In 2000, he had a tumor removed from his side. But other than that, he's been a pretty healthy, happy dog.

Snoopy is now 18 1/2 years old, which is right around 95 human years. He started slowing down in 2010. He lost his hearing that year, and he lost a step or two in 2011. But up until then, people didn't believe me when I said that he was 16. The old man still acted like a puppy. Snoopy started losing his mind early this year, and I'd often see a void in his once bright puppy eyes. He'd get lost in corners, staring at the walls.

The last couple of days have been rough for him. He's eaten very little, and he's even beginning to refuse water.

The old man can't walk very well, and I have to carry him everywhere. When I hold his bony body, I can feel him shaking. I can hear him grunting in pain. Snoopy is suffering, and it's time to be the responsible owner.

Today, I will him take him to the vet. And I will say my goodbyes. The doctor will give him two injections. The first one will temporarily take away all of his anguish, and he'll perk up for a second. The second injection will stop his heart, and he will feel no more pain.

My 9 year old daughter had a dream two weeks ago. She saw Snoopy struggling to walk just as he has the last few months. And with each step, he gained strength and speed until he went into a graceful gallop. Snoopy smiled with his tongue hanging out, and that's when he broke into a full sprint, his legs pumping and pushing his slender body across a grassy field. And then his body began to glow a golden shimmering light, and he just kept running and had no intentions of ever stopping.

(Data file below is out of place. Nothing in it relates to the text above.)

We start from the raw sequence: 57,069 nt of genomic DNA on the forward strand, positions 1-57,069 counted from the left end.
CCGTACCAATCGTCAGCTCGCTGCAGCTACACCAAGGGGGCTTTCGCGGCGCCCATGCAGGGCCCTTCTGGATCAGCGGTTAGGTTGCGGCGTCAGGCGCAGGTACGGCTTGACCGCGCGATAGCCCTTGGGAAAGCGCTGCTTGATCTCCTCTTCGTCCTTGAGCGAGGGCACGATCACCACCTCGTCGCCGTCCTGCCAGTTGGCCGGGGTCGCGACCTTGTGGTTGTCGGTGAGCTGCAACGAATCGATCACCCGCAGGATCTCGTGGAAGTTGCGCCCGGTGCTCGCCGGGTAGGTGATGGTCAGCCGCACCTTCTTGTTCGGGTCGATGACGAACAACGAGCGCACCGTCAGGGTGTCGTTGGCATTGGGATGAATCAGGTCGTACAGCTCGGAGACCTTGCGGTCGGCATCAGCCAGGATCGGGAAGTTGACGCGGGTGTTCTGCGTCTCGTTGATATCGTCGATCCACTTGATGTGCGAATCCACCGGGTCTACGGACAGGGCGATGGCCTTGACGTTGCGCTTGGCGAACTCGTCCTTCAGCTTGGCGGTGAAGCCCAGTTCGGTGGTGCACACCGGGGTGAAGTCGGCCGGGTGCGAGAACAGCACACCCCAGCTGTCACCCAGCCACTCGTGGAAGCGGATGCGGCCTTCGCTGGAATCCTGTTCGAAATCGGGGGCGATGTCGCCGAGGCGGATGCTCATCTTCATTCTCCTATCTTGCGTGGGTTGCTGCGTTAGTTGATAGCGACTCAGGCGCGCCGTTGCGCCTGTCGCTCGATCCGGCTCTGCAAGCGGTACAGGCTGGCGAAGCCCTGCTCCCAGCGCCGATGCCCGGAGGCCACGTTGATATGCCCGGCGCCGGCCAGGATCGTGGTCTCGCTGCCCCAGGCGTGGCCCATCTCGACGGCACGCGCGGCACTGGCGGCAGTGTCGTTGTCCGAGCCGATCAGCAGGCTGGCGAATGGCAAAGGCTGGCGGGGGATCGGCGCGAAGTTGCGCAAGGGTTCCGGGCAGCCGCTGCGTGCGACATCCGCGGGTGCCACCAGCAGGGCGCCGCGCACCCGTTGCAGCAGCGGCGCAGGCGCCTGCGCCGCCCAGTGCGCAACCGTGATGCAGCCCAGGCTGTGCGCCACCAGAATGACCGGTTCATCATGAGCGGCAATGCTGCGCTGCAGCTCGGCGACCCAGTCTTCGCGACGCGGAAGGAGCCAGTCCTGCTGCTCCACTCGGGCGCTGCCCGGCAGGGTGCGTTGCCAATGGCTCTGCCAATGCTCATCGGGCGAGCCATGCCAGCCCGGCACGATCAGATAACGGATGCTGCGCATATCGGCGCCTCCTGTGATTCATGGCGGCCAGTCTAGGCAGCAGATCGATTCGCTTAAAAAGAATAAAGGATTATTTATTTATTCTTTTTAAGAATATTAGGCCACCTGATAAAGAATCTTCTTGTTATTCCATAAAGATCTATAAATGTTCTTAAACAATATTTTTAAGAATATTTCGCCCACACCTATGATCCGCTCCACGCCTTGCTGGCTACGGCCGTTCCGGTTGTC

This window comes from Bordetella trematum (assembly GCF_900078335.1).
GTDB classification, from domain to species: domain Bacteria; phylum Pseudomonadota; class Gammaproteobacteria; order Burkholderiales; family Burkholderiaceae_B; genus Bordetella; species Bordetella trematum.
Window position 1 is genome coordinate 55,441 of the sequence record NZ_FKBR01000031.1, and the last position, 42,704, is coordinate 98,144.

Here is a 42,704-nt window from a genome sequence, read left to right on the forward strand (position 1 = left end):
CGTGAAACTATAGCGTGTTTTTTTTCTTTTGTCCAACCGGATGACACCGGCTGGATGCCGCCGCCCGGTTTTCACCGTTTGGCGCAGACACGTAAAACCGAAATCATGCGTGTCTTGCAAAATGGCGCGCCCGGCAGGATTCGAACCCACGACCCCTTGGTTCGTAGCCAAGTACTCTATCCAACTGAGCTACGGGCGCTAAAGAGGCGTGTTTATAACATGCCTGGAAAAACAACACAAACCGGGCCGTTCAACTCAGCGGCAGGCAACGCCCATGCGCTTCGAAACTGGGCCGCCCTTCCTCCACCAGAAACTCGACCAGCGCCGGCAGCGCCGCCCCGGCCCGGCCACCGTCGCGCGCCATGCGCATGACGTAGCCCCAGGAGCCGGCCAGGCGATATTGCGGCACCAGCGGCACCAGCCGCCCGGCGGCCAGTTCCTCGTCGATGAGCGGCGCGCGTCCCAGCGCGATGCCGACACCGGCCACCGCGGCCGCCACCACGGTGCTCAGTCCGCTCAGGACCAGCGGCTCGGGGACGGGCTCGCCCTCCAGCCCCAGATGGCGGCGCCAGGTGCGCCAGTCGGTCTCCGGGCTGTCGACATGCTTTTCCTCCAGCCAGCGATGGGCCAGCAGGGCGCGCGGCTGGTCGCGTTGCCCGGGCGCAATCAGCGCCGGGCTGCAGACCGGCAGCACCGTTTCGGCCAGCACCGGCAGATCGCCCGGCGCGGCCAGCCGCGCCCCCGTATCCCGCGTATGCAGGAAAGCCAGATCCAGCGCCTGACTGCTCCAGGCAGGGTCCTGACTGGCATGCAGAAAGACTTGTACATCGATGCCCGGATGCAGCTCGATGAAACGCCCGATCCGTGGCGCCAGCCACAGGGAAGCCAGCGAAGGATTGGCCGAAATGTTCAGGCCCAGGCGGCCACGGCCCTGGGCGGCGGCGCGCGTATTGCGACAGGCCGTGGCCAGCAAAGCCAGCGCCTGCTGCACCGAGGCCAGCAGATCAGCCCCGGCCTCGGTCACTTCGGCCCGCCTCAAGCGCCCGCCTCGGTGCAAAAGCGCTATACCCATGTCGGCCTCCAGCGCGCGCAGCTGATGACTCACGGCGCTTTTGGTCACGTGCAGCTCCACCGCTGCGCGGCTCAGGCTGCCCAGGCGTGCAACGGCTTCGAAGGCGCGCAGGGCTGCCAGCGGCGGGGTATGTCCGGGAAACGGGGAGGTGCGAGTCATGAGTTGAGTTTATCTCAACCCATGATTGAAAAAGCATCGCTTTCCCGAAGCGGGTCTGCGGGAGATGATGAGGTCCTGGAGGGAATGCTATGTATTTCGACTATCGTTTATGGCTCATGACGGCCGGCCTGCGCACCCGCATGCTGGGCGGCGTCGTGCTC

I think she caught a glimpse of Doggie Heaven.

Goodbye Snoopy, my Wonder Mutt.
Snoopy's wearing a Super Cape my daughter made for him last week

Monday, September 16, 2013

The Desert CassaStorm

Where am I? Huh. I'm actually home, for now anyway.

These last three weeks have been crazy. But no more airports for me for probably the rest of the year. Hopefully I'll be able to catch up with everyone in the next few days.

Somehow, I managed to be a guest on Eve's The Desert Rocks blog. Go check it out. I discuss a few more creative ways to get out of your funk and beat Writer's Block. Eve was one of the first bloggers I connected with after returning to the blogging world from my hiatus, and she's just an awesome person.

# # # #